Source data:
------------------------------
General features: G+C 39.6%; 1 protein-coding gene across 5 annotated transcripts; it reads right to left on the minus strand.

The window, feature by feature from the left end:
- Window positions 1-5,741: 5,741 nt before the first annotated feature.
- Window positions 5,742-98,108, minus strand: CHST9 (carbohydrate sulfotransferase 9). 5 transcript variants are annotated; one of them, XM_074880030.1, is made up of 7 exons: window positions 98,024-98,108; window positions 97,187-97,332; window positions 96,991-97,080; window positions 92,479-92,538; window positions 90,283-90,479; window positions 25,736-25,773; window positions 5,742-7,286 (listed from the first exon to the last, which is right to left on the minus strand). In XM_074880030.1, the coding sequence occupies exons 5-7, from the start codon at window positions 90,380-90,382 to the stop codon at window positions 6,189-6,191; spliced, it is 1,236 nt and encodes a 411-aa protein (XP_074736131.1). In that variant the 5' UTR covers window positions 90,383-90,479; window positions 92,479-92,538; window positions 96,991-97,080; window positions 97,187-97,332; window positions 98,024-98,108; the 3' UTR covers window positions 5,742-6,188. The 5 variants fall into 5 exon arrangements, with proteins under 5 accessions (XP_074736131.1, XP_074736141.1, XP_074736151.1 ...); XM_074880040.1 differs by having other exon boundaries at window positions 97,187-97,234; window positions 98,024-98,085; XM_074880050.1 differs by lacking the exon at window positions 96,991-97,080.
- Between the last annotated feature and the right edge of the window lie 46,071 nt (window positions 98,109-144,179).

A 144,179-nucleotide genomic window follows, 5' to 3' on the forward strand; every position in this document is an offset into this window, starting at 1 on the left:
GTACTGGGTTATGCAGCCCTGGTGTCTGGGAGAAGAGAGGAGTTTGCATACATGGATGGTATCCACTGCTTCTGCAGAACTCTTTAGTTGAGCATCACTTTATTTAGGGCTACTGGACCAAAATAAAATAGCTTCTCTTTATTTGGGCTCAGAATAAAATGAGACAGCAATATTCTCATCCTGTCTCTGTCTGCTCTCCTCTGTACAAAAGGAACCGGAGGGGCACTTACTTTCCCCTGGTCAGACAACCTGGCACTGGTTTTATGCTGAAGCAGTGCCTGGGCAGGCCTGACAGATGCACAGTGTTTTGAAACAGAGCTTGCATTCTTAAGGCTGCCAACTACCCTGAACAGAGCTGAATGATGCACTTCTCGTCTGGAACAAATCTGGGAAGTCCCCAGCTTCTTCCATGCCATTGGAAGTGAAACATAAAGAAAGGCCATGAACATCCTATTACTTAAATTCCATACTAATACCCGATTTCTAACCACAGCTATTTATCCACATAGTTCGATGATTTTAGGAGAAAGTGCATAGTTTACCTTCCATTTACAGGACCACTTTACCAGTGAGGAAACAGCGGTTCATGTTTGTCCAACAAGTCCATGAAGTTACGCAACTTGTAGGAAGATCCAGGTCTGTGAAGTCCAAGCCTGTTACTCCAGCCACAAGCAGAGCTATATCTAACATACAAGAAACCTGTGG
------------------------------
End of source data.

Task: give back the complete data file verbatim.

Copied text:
General features: G+C 39.6%; 1 protein-coding gene across 5 annotated transcripts; it reads right to left on the minus strand.

The window, feature by feature from the left end:
- Window positions 1-5,741: 5,741 nt before the first annotated feature.
- Window positions 5,742-98,108, minus strand: CHST9 (carbohydrate sulfotransferase 9). 5 transcript variants are annotated; one of them, XM_074880030.1, is made up of 7 exons: window positions 98,024-98,108; window positions 97,187-97,332; window positions 96,991-97,080; window positions 92,479-92,538; window positions 90,283-90,479; window positions 25,736-25,773; window positions 5,742-7,286 (listed from the first exon to the last, which is right to left on the minus strand). In XM_074880030.1, the coding sequence occupies exons 5-7, from the start codon at window positions 90,380-90,382 to the stop codon at window positions 6,189-6,191; spliced, it is 1,236 nt and encodes a 411-aa protein (XP_074736131.1). In that variant the 5' UTR covers window positions 90,383-90,479; window positions 92,479-92,538; window positions 96,991-97,080; window positions 97,187-97,332; window positions 98,024-98,108; the 3' UTR covers window positions 5,742-6,188. The 5 variants fall into 5 exon arrangements, with proteins under 5 accessions (XP_074736131.1, XP_074736141.1, XP_074736151.1 ...); XM_074880040.1 differs by having other exon boundaries at window positions 97,187-97,234; window positions 98,024-98,085; XM_074880050.1 differs by lacking the exon at window positions 96,991-97,080.
- Between the last annotated feature and the right edge of the window lie 46,071 nt (window positions 98,109-144,179).

A 144,179-nucleotide genomic window follows, 5' to 3' on the forward strand; every position in this document is an offset into this window, starting at 1 on the left:
GTACTGGGTTATGCAGCCCTGGTGTCTGGGAGAAGAGAGGAGTTTGCATACATGGATGGTATCCACTGCTTCTGCAGAACTCTTTAGTTGAGCATCACTTTATTTAGGGCTACTGGACCAAAATAAAATAGCTTCTCTTTATTTGGGCTCAGAATAAAATGAGACAGCAATATTCTCATCCTGTCTCTGTCTGCTCTCCTCTGTACAAAAGGAACCGGAGGGGCACTTACTTTCCCCTGGTCAGACAACCTGGCACTGGTTTTATGCTGAAGCAGTGCCTGGGCAGGCCTGACAGATGCACAGTGTTTTGAAACAGAGCTTGCATTCTTAAGGCTGCCAACTACCCTGAACAGAGCTGAATGATGCACTTCTCGTCTGGAACAAATCTGGGAAGTCCCCAGCTTCTTCCATGCCATTGGAAGTGAAACATAAAGAAAGGCCATGAACATCCTATTACTTAAATTCCATACTAATACCCGATTTCTAACCACAGCTATTTATCCACATAGTTCGATGATTTTAGGAGAAAGTGCATAGTTTACCTTCCATTTACAGGACCACTTTACCAGTGAGGAAACAGCGGTTCATGTTTGTCCAACAAGTCCATGAAGTTACGCAACTTGTAGGAAGATCCAGGTCTGTGAAGTCCAAGCCTGTTACTCCAGCCACAAGCAGAGCTATATCTAACATACAAGAAACCTGTGG